Next up on your big expenses is going to be groceries. This was another hard pill to swallow when moving from Madrid. Food is so cheap there! And then you get here and check the label, where does it come from? Spain! Now, food is important (obviously) and as an actor you need to be in top form, eating healthily and all that, so we want to find a way to get the maximum for your money and not having to skimp on important nutrient sources. Not only that but eating out is exorbitantly expensive, and there are much better things that you could be spending your money on, like a class at The Actor's Centre, or a mic for your self-tape set-up. So rather cook at home.

So, where are you shopping? Not at Sainsbury’s. Not at Tescos. And most definitely not at Waitrose! Aldi or Lidl are by far your best options. I used to go to Tescos but recently found a Lidl around the corner from me and discovered that many basic items are almost HALF the price than at Tescos.

Another little bonus tip: buy from farmers markets or general grocers. Brixton Market has an incredible assortment of fruit and veg stalls that also sell grains and beans for much cheaper than the supermarkets. Like quinoa? So do I. Don’t buy it from Tescos or even Lidl. You can buy a substantial amount from a grocery store in a market area where they probably sell a mixture of ‘African cuisine’ products or ‘latin American’ products (and it will probably be called something like Abdul’s Fruit and Veg), and it will be cheaper than the supermarkets and just as great quality-wise.

3. Travel

Buy a bike.

To be fair this is a slightly contentious point due to the risk factor but since I’ve been in London and watched my money slipping through my fingers into the coffers of the underground or bus systems at an alarming rate, I’ve started seriously considering a bike. On the other hand, there’s cycling around Cambridge and then there’s cycling around London. Just because you’re a pro in the one doesn’t mean you can just happily cruise around the other. The one includes cycling along pretty park pathways along the river, and the other is battling traffic and trying not to get run over by those famous double decker buses.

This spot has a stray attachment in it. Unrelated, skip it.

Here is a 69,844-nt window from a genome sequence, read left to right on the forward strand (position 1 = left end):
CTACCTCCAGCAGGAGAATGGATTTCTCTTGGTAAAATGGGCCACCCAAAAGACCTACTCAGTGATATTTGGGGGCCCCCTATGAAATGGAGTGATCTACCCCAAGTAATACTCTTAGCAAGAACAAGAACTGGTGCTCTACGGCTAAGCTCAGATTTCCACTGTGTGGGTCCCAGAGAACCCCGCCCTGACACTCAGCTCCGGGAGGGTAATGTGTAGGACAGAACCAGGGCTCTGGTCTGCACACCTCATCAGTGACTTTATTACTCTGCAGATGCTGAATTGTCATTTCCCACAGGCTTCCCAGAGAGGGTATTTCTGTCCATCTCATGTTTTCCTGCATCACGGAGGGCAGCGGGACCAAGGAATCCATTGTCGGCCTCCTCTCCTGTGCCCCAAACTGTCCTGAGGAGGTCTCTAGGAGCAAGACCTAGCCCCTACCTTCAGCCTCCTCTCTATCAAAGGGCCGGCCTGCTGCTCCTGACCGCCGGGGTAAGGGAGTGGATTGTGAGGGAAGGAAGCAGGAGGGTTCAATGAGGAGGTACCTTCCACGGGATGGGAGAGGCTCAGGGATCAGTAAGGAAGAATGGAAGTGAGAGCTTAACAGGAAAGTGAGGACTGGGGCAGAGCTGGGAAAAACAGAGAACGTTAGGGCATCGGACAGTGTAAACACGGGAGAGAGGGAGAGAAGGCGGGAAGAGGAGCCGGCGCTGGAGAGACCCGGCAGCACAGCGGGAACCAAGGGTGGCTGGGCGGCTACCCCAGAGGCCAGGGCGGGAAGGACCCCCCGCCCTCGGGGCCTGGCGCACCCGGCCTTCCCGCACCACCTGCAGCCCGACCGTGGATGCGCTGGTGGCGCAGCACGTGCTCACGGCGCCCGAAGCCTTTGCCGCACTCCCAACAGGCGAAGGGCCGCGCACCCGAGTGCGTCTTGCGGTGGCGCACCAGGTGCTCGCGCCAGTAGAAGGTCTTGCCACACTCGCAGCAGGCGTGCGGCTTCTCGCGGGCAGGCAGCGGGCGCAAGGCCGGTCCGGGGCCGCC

Now I think it’s perfectly possible to find a happy medium. Buy a bike for general get around but keep an Oyster card topped up for long-distance travel, rainy days or routes that look like they might kill you if you attempt them by bike. And in the case you need to leave your bike I’d try and go by bus more than underground. It’s cheaper, has much nicer views and is far less stressful than the underground. AND, if you’re trying out bikes for the first time, I’d definitely give the Santander bikes a go. They’re a little heavy-going but good to get a feel for the bike routes around your area. Just don’t die in the process.

So that is part 1! I've covered the basics of your major expenses. Next I’ll be looking at factoring in exercise plans, going out (for coffee and theatre) and any additional extras you may request!

If you have any more ideas leave a comment below!